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Twin Falls City Council approves annexation, zoning change for development near canyon rim
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Twin Falls City Council approves annexation, zoning change for development near canyon rim

Land near the canyon rim

The empty lot at the corner of Washington Street and Federation Road is likely to be converted to housing and commercial properties in the future. 

TWIN FALLS — City Council approved revised plans for a mixed-use development near the canyon rim after rejecting a previous version of the proposal in December.

During its meeting on Monday, the council approved an annexation and zoning district change for an 11-acre parcel of land at the corner of Federation Road and Washington Street. The site is across the road from the canyon rim trail parking lot in the northwest part of the city.

According to meeting documents, the developer, Hepworth Family Landholdings, plans to build six commercial properties on the north half of the lot and housing on the south portion.

In December, the council shot down the developer’s proposal of building 26 fourplexes, totaling 104 units, on the south part of the lot. Numerous residents who live in the single-family housing neighborhood to the west of the property spoke up at that meeting and raised concerns about the project’s density.

The majority of the council agreed with these concerns and directed the developer to come back with a scaled-down project. On Monday, the developer pitched a plan to turn seven of the fourplexes into duplexes, reducing the number of housing units by 14. The new plans also move the housing farther away from the fence line of nearby single-family homes.

Residents who spoke at the meeting said these changes don’t go far enough. Many of them said they purchased their homes with the knowledge that this lot was zoned for lower-density housing like single-family and duplexes.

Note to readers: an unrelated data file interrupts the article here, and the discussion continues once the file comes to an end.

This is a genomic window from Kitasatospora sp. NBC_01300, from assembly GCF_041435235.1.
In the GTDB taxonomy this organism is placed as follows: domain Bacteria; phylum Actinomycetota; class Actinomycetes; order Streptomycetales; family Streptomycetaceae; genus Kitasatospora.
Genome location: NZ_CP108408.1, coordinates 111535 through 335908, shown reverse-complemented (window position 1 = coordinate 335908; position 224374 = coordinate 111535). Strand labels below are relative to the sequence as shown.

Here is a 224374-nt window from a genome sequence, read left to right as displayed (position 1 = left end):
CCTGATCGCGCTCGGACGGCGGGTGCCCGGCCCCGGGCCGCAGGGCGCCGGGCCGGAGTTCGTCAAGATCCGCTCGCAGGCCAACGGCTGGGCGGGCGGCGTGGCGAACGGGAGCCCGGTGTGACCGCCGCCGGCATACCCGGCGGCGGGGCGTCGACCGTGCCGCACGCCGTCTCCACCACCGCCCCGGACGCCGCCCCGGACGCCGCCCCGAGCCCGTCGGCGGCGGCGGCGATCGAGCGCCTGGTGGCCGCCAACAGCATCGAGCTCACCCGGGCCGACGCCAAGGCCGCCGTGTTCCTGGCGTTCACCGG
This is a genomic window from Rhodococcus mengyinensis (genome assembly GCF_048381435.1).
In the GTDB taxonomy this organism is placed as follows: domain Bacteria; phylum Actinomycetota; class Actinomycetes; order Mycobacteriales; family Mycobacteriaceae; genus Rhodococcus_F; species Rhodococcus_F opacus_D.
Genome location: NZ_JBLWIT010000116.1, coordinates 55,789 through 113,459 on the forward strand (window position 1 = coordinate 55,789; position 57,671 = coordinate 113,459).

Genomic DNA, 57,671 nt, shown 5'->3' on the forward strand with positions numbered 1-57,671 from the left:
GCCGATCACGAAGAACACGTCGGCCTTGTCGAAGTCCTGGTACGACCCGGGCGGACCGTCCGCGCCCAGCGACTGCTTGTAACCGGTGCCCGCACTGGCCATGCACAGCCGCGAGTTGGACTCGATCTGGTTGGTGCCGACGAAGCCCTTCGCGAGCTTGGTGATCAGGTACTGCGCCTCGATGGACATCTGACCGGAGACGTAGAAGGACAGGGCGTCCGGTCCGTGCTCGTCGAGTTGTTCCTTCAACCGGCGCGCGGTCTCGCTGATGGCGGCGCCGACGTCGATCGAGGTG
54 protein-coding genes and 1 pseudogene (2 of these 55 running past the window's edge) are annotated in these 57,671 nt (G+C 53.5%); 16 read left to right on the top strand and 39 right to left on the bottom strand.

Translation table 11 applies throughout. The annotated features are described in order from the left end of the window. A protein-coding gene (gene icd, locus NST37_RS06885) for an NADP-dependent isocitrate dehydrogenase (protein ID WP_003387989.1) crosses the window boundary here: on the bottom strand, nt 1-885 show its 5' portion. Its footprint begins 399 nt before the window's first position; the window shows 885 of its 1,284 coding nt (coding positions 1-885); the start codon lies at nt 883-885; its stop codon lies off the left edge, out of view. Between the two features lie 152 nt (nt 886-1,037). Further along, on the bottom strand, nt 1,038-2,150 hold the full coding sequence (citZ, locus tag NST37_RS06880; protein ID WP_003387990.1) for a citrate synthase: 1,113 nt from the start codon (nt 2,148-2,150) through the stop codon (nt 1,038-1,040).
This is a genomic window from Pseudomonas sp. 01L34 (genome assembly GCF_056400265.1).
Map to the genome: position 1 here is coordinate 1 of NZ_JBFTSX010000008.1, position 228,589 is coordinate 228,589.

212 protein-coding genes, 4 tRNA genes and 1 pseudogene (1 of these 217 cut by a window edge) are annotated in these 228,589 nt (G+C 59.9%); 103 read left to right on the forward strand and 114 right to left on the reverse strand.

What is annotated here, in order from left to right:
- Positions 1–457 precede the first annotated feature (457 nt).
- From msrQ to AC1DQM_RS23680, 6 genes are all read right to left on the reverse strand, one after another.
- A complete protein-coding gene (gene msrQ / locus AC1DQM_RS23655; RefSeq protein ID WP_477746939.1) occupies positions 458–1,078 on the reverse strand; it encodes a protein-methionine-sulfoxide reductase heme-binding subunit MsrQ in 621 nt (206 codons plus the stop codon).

Kirk Melton, who said he was speaking on behalf of many of his neighbors, said even with this change, the project doesn’t fit with the surrounding area.

“Now that the duplexes have been put in there, the council can look at that map and see it with that suggestion as to whether it fits or not,” Melton said. “And I would submit, and I think my neighbors would as well, it’s basically the same. It still doesn’t fit. The addition of duplexes doesn’t change much.”

Nearly 20 residents who live near the project site spoke in opposition of the plans during the meeting. They raised concerns about the amount of traffic the project would generate on roads that they say are already experiencing congestion. Aside from this congestion, they also expressed concerns about families being able to cross the road safely to reach the canyon rim trail.

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Tim Vawser with EHM Engineers represented the developer at the meeting. He said that some of the work the developer will complete — such as widening roadways, building sidewalks and installing a crosswalk to reach the trail parking lot — will improve traffic issues in the area.

“We do believe what we’re willing to do on Federation Road helps the traffic pattern there and we believe that having sidewalks on both the south and the north side of Federation Road will allow safe portions in order for pedestrians to pass over and get on canyon rim trail,” Vawser said.

The council approved the annexation and zoning district change proposal with a 5-2 vote. Councilmembers Christopher Reid and Craig Hawkins voted against the motion.

Reid encouraged the developer to meet with the nearby residents to try to address some of their concerns. He noted that this is just one of the many votes that will come before City Council regarding this development as permits are issued and the project moves forward.

“I believe that we can come together and work on this,” Reid said, “but if we have a community that’s going to fight this every step of the way, it’s not worth it putting this in.”

Councilmembers who supported the motion noted that the developer made changes to the project to try to make it more palatable for nearby residents. They also said that this project, one that mixes commercial and residential uses, is the exact type the city wants to see more of according to its comprehensive plan.

“This isn’t one developer’s one-off idea trying to convince the seven of us to go along with them,” Councilmember Shawn Barigar said. “It is a community vision that we’ve had for years, and I’m excited to see the investment.”


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